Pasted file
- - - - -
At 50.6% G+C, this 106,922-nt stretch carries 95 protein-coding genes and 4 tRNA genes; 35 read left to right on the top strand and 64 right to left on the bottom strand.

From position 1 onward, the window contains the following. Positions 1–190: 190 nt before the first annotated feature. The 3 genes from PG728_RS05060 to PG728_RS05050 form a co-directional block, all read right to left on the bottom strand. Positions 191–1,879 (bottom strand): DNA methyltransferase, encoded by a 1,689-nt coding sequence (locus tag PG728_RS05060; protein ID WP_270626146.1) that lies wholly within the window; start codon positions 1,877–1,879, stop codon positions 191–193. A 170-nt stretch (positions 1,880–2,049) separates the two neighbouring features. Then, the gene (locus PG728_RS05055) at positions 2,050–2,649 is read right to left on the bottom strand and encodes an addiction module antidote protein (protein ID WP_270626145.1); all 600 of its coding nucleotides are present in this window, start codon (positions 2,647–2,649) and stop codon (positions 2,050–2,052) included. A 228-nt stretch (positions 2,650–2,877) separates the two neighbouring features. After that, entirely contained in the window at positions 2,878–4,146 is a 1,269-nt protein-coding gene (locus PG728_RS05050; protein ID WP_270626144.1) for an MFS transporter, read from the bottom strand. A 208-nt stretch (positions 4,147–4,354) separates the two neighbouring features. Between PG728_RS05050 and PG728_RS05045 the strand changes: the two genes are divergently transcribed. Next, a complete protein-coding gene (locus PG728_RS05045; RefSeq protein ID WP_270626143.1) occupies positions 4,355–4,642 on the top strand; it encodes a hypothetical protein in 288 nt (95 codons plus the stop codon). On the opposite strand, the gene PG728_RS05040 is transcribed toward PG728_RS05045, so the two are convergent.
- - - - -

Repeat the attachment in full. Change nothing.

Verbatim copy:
At 50.6% G+C, this 106,922-nt stretch carries 95 protein-coding genes and 4 tRNA genes; 35 read left to right on the top strand and 64 right to left on the bottom strand.

From position 1 onward, the window contains the following. Positions 1–190: 190 nt before the first annotated feature. The 3 genes from PG728_RS05060 to PG728_RS05050 form a co-directional block, all read right to left on the bottom strand. Positions 191–1,879 (bottom strand): DNA methyltransferase, encoded by a 1,689-nt coding sequence (locus tag PG728_RS05060; protein ID WP_270626146.1) that lies wholly within the window; start codon positions 1,877–1,879, stop codon positions 191–193. A 170-nt stretch (positions 1,880–2,049) separates the two neighbouring features. Then, the gene (locus PG728_RS05055) at positions 2,050–2,649 is read right to left on the bottom strand and encodes an addiction module antidote protein (protein ID WP_270626145.1); all 600 of its coding nucleotides are present in this window, start codon (positions 2,647–2,649) and stop codon (positions 2,050–2,052) included. A 228-nt stretch (positions 2,650–2,877) separates the two neighbouring features. After that, entirely contained in the window at positions 2,878–4,146 is a 1,269-nt protein-coding gene (locus PG728_RS05050; protein ID WP_270626144.1) for an MFS transporter, read from the bottom strand. A 208-nt stretch (positions 4,147–4,354) separates the two neighbouring features. Between PG728_RS05050 and PG728_RS05045 the strand changes: the two genes are divergently transcribed. Next, a complete protein-coding gene (locus PG728_RS05045; RefSeq protein ID WP_270626143.1) occupies positions 4,355–4,642 on the top strand; it encodes a hypothetical protein in 288 nt (95 codons plus the stop codon). On the opposite strand, the gene PG728_RS05040 is transcribed toward PG728_RS05045, so the two are convergent.